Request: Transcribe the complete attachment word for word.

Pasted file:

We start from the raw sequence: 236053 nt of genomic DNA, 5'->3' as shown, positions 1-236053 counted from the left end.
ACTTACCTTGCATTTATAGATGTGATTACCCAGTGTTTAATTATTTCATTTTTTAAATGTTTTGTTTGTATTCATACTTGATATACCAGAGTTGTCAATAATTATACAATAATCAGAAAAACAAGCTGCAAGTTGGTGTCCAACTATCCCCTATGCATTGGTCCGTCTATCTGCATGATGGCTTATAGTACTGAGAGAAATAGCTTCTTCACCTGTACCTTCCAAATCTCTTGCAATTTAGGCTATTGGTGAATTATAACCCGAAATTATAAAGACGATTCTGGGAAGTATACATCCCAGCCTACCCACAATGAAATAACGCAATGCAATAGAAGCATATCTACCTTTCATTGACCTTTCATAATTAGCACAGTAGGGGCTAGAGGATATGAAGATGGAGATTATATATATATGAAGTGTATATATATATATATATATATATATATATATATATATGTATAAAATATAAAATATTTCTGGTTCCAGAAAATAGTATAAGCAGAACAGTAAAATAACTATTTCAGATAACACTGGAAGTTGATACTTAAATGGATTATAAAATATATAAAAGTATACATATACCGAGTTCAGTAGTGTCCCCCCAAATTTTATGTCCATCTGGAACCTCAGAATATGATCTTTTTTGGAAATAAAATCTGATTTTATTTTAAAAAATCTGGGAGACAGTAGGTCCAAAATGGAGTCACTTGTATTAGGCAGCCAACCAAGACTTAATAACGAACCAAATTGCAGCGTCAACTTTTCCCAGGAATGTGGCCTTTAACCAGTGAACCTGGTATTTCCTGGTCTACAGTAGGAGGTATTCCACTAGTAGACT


We start from the raw sequence: 236053 nt of genomic DNA, 5'->3' as shown, positions 1-236053 counted from the left end.
ACTTACCTTGCATTTATAGATGTGATTACCCAGTGTTTAATTATTTCATTTTTTAAATGTTTTGTTTGTATTCATACTTGATATACCAGAGTTGTCAATAATTATACAATAATCAGAAAAACAAGCTGCAAGTTGGTGTCCAACTATCCCCTATGCATTGGTCCGTCTATCTGCATGATGGCTTATAGTACTGAGAGAAATAGCTTCTTCACCTGTACCTTCCAAATCTCTTGCAATTTAGGCTATTGGTGAATTATAACCCGAAATTATAAAGACGATTCTGGGAAGTATACATCCCAGCCTACCCACAATGAAATAACGCAATGCAATAGAAGCATATCTACCTTTCATTGACCTTTCATAATTAGCACAGTAGGGGCTAGAGGATATGAAGATGGAGATTATATATATATGAAGTGTATATATATATATATATATATATATATATATATATATGTATAAAATATAAAATATTTCTGGTTCCAGAAAATAGTATAAGCAGAACAGTAAAATAACTATTTCAGATAACACTGGAAGTTGATACTTAAATGGATTATAAAATATATAAAAGTATACATATACCGAGTTCAGTAGTGTCCCCCCAAATTTTATGTCCATCTGGAACCTCAGAATATGATCTTTTTTGGAAATAAAATCTGATTTTATTTTAAAAAATCTGGGAGACAGTAGGTCCAAAATGGAGTCACTTGTATTAGGCAGCCAACCAAGACTTAATAACGAACCAAATTGCAGCGTCAACTTTTCCCAGGAATGTGGCCTTTAACCAGTGAACCTGGTATTTCCTGGTCTACAGTAGGAGGTATTCCACTAGTAGACT